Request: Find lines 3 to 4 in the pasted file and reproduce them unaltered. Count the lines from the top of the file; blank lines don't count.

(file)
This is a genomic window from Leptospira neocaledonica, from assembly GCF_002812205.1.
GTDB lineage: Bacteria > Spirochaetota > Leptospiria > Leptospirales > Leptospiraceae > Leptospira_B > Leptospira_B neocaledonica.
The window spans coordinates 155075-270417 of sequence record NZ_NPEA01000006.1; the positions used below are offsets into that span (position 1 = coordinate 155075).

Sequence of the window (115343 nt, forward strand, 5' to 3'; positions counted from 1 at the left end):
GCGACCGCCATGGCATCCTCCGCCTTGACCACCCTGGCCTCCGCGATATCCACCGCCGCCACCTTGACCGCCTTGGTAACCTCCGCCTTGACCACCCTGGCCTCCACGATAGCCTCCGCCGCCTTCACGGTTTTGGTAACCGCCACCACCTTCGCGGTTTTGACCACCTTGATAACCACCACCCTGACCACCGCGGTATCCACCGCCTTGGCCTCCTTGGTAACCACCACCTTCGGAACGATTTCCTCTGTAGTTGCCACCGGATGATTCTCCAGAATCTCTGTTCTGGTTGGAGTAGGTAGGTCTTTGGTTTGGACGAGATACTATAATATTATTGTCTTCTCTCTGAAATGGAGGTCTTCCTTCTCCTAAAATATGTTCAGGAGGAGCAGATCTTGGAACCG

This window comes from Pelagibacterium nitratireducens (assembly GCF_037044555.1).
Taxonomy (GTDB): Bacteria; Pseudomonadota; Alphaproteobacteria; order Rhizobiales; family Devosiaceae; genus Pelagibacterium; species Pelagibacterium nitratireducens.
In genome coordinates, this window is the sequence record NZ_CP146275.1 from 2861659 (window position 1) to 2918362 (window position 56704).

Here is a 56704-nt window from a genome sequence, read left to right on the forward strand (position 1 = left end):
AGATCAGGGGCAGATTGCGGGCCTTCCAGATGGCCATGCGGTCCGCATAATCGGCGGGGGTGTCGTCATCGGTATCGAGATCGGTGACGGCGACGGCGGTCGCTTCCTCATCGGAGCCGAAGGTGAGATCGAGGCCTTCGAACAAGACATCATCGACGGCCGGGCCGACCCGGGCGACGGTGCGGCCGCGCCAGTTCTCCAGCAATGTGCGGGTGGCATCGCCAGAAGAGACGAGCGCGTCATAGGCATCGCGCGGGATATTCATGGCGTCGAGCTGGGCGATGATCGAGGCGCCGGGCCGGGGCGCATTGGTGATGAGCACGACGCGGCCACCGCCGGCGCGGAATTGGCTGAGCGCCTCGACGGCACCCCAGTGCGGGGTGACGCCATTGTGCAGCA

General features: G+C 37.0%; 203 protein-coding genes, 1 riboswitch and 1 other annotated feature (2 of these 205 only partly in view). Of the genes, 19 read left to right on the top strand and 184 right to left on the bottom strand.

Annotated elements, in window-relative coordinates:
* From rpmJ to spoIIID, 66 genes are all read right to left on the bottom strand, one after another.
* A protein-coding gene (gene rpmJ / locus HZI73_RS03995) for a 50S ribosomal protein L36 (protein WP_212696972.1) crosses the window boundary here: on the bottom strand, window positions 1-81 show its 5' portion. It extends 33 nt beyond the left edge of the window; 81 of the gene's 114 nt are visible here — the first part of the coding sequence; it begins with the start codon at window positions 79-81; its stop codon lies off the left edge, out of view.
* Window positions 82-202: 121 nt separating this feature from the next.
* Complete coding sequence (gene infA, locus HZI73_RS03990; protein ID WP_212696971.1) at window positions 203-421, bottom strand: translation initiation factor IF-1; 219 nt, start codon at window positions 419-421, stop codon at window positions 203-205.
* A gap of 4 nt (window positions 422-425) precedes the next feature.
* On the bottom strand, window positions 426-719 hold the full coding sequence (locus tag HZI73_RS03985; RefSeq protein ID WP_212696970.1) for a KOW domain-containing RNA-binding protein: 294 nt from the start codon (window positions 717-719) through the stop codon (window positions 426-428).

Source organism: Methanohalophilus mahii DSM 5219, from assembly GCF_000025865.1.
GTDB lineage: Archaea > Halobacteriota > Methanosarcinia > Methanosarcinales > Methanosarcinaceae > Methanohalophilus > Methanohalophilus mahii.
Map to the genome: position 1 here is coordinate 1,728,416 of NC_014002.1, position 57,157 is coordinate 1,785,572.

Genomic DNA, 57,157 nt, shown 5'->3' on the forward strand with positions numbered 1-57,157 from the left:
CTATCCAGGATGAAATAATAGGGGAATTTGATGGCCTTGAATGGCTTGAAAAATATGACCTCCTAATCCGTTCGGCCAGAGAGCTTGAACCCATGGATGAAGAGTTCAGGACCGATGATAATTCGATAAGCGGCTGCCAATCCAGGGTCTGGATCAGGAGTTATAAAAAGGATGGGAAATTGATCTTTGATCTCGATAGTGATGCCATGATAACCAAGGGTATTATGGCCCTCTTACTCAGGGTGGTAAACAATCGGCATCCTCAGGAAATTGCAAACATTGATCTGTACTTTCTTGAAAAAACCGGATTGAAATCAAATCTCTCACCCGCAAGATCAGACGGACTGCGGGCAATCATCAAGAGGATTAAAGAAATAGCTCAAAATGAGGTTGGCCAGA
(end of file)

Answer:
The window spans coordinates 155075-270417 of sequence record NZ_NPEA01000006.1; the positions used below are offsets into that span (position 1 = coordinate 155075).

Sequence of the window (115343 nt, forward strand, 5' to 3'; positions counted from 1 at the left end):